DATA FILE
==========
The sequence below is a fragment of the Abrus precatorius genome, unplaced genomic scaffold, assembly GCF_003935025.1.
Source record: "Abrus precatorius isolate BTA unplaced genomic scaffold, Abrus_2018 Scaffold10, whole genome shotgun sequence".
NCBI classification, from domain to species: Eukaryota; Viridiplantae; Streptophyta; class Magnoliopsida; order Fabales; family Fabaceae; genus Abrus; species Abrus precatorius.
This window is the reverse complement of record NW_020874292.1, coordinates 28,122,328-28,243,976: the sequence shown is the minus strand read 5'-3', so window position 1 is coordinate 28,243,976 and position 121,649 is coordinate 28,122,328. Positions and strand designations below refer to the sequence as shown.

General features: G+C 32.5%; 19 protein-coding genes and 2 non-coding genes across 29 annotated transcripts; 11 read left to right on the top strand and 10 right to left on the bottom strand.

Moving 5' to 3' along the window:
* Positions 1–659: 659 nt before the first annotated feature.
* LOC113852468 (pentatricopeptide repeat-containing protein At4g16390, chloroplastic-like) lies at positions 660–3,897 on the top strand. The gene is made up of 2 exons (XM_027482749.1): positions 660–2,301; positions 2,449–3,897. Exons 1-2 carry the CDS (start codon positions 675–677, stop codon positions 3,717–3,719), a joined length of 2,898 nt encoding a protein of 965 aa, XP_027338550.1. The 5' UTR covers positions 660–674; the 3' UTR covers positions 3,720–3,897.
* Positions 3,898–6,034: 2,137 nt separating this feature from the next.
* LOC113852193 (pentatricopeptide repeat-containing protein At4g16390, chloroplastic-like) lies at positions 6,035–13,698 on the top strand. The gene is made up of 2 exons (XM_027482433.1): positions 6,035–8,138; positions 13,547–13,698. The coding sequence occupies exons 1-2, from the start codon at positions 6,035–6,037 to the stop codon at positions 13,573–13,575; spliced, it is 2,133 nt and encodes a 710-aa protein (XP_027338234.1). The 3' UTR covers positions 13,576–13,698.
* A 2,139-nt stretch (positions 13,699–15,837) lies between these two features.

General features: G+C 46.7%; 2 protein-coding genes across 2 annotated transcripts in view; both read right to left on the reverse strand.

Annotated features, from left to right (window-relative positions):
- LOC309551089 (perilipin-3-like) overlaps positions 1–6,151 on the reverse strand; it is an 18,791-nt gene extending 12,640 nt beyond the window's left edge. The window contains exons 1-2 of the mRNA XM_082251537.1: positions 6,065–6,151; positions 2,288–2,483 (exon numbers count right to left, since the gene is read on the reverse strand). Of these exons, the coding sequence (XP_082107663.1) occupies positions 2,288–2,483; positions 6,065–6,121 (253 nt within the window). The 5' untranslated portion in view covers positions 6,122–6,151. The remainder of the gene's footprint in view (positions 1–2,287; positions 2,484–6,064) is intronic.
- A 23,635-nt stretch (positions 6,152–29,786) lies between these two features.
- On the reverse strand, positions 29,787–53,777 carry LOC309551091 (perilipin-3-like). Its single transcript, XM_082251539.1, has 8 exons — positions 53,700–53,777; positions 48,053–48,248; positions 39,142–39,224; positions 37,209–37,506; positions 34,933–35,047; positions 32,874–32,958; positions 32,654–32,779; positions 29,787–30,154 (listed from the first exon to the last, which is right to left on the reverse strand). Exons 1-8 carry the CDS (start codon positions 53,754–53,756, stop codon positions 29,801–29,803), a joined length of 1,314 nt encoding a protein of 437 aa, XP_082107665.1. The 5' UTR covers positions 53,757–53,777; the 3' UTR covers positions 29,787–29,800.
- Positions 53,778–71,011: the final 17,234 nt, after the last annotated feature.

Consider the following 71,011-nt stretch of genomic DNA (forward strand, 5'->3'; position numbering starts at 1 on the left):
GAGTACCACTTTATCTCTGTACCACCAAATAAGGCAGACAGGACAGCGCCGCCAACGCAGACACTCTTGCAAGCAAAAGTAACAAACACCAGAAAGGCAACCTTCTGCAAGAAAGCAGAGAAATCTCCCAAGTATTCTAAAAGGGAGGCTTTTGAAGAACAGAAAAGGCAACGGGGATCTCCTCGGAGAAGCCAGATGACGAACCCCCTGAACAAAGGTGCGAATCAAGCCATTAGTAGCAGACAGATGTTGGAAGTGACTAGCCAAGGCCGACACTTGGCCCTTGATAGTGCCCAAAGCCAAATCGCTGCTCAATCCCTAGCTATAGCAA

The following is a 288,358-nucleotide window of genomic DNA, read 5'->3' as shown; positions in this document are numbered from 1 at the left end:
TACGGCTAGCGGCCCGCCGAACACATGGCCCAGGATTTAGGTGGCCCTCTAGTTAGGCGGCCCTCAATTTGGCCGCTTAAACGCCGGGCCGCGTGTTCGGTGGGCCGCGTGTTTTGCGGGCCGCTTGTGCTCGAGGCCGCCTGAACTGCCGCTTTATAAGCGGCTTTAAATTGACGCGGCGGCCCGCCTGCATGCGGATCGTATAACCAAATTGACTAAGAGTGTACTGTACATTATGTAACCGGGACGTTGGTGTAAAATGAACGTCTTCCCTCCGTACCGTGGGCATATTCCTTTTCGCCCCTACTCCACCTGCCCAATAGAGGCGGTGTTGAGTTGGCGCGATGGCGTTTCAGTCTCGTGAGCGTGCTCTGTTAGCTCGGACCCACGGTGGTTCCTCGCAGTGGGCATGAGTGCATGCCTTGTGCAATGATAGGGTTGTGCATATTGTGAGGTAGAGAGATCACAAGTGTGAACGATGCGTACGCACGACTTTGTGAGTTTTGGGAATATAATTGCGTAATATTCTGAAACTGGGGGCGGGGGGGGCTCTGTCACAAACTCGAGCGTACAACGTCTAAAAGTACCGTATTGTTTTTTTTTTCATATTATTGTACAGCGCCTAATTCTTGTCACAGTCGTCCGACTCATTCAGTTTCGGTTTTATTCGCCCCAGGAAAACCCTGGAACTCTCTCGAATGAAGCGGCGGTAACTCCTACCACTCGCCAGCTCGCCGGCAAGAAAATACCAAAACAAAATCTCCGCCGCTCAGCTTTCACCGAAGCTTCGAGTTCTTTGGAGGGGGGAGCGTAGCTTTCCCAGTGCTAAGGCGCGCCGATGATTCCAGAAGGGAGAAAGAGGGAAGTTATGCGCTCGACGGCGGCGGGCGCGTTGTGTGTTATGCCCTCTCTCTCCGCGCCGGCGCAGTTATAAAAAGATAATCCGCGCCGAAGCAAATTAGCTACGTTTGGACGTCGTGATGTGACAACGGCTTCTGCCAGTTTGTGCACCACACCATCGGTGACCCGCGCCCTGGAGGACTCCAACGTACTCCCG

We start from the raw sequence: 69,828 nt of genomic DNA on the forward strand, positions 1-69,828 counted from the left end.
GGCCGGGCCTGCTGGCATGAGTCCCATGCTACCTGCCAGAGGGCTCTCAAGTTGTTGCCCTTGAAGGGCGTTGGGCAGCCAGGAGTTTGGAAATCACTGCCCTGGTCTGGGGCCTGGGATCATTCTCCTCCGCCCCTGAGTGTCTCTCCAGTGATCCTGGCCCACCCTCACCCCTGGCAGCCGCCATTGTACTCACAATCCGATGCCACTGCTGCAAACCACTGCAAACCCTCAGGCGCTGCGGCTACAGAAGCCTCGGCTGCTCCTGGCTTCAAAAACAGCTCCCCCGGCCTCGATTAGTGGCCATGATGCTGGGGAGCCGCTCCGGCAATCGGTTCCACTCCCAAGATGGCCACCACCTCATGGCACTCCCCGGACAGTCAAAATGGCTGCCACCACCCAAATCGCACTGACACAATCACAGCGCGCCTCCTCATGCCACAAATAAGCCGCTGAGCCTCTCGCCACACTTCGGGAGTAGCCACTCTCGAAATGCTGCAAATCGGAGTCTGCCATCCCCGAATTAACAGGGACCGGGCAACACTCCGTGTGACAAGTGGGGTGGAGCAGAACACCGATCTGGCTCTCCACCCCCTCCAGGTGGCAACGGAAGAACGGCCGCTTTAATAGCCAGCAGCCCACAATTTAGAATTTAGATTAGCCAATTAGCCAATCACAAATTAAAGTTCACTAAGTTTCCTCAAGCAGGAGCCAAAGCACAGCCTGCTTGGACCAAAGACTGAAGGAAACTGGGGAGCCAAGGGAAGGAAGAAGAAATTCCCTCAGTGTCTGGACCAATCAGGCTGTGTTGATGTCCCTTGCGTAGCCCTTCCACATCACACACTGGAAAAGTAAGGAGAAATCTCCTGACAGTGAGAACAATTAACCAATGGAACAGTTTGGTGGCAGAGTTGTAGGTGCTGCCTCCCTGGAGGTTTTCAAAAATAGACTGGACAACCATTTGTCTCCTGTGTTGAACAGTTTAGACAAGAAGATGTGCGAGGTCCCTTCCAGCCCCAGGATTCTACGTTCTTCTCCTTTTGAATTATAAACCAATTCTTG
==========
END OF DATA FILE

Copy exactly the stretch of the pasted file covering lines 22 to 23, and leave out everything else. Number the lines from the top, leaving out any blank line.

We start from the raw sequence: 69,828 nt of genomic DNA on the forward strand, positions 1-69,828 counted from the left end.
GGCCGGGCCTGCTGGCATGAGTCCCATGCTACCTGCCAGAGGGCTCTCAAGTTGTTGCCCTTGAAGGGCGTTGGGCAGCCAGGAGTTTGGAAATCACTGCCCTGGTCTGGGGCCTGGGATCATTCTCCTCCGCCCCTGAGTGTCTCTCCAGTGATCCTGGCCCACCCTCACCCCTGGCAGCCGCCATTGTACTCACAATCCGATGCCACTGCTGCAAACCACTGCAAACCCTCAGGCGCTGCGGCTACAGAAGCCTCGGCTGCTCCTGGCTTCAAAAACAGCTCCCCCGGCCTCGATTAGTGGCCATGATGCTGGGGAGCCGCTCCGGCAATCGGTTCCACTCCCAAGATGGCCACCACCTCATGGCACTCCCCGGACAGTCAAAATGGCTGCCACCACCCAAATCGCACTGACACAATCACAGCGCGCCTCCTCATGCCACAAATAAGCCGCTGAGCCTCTCGCCACACTTCGGGAGTAGCCACTCTCGAAATGCTGCAAATCGGAGTCTGCCATCCCCGAATTAACAGGGACCGGGCAACACTCCGTGTGACAAGTGGGGTGGAGCAGAACACCGATCTGGCTCTCCACCCCCTCCAGGTGGCAACGGAAGAACGGCCGCTTTAATAGCCAGCAGCCCACAATTTAGAATTTAGATTAGCCAATTAGCCAATCACAAATTAAAGTTCACTAAGTTTCCTCAAGCAGGAGCCAAAGCACAGCCTGCTTGGACCAAAGACTGAAGGAAACTGGGGAGCCAAGGGAAGGAAGAAGAAATTCCCTCAGTGTCTGGACCAATCAGGCTGTGTTGATGTCCCTTGCGTAGCCCTTCCACATCACACACTGGAAAAGTAAGGAGAAATCTCCTGACAGTGAGAACAATTAACCAATGGAACAGTTTGGTGGCAGAGTTGTAGGTGCTGCCTCCCTGGAGGTTTTCAAAAATAGACTGGACAACCATTTGTCTCCTGTGTTGAACAGTTTAGACAAGAAGATGTGCGAGGTCCCTTCCAGCCCCAGGATTCTACGTTCTTCTCCTTTTGAATTATAAACCAATTCTTG